Fortune Magazine is in its second year of taking an in-depth look at the number of female’s who hold positions of leadership in venture capital firms. It breaks the research into two categories – those firms that have raised over $200 million, and those who have raised over $100 million.
Last year the dismal picture portrayed only 4.2% of the firms had women in leadership in VC funds over $200M. This year the figure was only slightly better at 5.6% but that also included the smaller cohort of firms with $100M. Complete story here.
Two nights ago in Buffalo, NY the Start Up Grind presentation was by Rohini Srihari of Content Savvy who just completed a very successful round of capital. An impressive feat by any company, made more significant that it is a women in tech.
So while we applaud her efforts and accomplishments – we need to also acknowledge how very rare this is in both the tech and VC worlds.
I have attended a number of Start Up Grind events, as well as another gathering in Buffalo – FIKA – that aims to create a culture of entrepreneurship in our Rust Belt City. And despite the fact that I have many friends in the room at each event, I never feel like I fit in. I am a woman. And I am not in tech or VC.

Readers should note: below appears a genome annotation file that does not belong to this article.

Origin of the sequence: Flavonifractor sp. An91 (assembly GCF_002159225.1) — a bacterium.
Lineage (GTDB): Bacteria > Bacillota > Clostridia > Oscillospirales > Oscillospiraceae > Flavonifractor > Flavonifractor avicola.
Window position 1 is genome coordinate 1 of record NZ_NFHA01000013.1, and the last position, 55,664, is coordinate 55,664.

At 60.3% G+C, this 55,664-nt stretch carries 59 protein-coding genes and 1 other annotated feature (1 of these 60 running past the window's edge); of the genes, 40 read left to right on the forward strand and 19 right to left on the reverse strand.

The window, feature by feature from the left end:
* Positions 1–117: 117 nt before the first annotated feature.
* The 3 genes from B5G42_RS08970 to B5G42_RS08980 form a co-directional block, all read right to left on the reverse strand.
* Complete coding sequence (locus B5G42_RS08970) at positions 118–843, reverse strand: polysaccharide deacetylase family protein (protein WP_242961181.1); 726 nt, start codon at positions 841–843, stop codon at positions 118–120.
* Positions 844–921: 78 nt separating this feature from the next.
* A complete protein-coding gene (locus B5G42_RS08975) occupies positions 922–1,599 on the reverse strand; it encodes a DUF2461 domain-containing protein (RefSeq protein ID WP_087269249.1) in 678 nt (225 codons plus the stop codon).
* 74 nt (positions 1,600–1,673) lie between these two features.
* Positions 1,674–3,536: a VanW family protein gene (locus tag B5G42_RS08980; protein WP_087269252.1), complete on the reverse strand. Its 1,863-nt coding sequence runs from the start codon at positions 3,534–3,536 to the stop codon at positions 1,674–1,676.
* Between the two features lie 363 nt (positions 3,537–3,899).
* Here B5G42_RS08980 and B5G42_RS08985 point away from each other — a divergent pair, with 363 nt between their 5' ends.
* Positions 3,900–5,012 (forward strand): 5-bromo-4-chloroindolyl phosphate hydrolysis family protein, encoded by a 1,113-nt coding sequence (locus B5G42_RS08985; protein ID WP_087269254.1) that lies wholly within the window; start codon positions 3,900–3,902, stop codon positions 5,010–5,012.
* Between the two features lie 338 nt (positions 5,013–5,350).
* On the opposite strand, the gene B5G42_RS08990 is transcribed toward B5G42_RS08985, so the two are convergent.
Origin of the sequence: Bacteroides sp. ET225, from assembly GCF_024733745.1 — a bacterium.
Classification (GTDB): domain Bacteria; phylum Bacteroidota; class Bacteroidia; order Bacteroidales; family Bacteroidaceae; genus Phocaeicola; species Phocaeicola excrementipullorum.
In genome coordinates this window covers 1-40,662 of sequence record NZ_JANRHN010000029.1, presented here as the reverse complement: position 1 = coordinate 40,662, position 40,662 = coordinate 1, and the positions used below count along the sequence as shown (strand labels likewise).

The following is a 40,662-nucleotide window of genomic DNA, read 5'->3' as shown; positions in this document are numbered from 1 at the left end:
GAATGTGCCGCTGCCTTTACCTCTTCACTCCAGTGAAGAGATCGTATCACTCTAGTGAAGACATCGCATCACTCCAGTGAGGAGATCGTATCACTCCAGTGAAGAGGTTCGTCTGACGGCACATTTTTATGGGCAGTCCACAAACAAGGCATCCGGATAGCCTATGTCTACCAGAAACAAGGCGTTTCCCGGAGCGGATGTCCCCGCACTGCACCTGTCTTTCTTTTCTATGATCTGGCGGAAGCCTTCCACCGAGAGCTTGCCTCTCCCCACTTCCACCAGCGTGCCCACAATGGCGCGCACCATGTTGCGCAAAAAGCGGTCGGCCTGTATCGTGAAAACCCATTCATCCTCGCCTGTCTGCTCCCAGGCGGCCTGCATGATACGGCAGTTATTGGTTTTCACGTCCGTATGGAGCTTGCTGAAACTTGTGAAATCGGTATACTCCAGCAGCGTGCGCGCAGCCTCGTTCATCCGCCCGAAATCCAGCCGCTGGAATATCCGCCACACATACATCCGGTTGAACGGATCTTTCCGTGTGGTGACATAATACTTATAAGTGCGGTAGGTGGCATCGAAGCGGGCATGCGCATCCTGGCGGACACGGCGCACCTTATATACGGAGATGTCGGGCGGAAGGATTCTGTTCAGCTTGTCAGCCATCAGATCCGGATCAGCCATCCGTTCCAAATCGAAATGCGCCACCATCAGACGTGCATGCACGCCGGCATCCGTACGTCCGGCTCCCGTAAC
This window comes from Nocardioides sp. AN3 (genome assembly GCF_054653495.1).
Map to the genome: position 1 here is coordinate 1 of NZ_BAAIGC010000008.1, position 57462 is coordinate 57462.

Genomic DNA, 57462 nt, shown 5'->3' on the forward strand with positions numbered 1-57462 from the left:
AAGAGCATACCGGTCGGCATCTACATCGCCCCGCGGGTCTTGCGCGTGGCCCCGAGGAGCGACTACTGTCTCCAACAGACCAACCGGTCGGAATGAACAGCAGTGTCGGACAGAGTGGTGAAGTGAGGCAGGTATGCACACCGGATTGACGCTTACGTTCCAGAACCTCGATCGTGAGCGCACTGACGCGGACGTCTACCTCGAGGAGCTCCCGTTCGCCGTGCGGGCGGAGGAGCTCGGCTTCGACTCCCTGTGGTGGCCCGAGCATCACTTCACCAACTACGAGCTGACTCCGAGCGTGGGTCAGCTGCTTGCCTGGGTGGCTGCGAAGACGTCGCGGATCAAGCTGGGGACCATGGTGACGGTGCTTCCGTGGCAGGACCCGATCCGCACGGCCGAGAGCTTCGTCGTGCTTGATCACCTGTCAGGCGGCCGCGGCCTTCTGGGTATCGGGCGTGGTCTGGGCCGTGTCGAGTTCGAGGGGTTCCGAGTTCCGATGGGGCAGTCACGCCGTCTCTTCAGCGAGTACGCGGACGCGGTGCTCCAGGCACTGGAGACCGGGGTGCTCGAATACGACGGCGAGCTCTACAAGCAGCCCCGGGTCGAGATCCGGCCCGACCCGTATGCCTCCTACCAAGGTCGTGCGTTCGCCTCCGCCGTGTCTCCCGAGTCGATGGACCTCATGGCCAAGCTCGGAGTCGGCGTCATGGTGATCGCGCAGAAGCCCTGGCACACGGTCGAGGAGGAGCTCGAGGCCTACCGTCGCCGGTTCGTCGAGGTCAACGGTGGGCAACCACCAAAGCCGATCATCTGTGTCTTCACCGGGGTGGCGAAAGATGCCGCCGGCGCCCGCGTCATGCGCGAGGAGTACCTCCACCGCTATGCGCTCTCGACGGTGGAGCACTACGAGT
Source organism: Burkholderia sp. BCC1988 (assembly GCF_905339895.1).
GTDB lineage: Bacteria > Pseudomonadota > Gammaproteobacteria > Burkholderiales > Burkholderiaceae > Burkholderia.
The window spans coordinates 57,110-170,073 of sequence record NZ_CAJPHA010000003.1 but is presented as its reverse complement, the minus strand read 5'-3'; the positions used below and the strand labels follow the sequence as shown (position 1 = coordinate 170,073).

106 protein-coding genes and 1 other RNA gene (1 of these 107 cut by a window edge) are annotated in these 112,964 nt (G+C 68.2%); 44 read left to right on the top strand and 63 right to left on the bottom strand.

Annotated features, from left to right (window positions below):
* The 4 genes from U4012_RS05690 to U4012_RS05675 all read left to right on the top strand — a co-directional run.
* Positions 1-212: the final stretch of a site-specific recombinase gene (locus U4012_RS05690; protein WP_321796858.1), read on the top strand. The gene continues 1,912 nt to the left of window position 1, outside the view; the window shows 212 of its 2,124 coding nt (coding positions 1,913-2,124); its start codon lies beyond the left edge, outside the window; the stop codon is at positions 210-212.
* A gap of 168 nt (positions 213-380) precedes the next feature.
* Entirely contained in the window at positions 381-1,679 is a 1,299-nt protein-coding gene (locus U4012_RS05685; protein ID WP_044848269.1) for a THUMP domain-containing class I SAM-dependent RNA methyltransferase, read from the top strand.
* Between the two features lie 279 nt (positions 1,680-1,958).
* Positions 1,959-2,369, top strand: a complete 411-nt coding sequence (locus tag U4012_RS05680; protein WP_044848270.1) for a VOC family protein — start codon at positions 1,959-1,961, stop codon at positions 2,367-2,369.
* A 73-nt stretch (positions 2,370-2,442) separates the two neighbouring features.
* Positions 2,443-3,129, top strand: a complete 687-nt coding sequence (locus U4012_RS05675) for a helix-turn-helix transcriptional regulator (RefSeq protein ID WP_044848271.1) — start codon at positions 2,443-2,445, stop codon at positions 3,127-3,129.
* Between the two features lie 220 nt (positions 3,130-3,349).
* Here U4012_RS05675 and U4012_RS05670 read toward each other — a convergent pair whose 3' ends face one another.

It occurred to me a couple of months ago that the room is dominated by young white men because the people holding the purse strings in VC are most often older white men. And they look at these young guys with their gadgets and the promise of being the next big thing they see themselves as they were when they were young. They can relate to them. They understand the way they think, what drives them, what will make them successful.
So how can these older white men watch a presentation by a woman and see themselves in her? It’s more difficult, even for those who are avowed feminists or believe in the economic power of diversity. Human beings are hardwired with a prejudice, however slight, to relate to those that look like them (or like they did 20 or 30 years ago).
And that is why the issue of ensuring that women are holding positions of leadership when it comes to anointing a start up with capital is critical to female entrepreneurs. But it goes beyond that. Time and again research has proven that a gender balance of 30% or more on a corporate board leads to higher sustained profitability by the company. And that women in management and executive roles ensure that corporations succeed.
So it is not much of a leap to say that more women starting companies and completing successful rounds of funding will lead to sustained economic gains in their communities and throughout the Country.
This is not a women’s issue – this is an issue of basic economics. Let’s hope the VC funds catch on soon.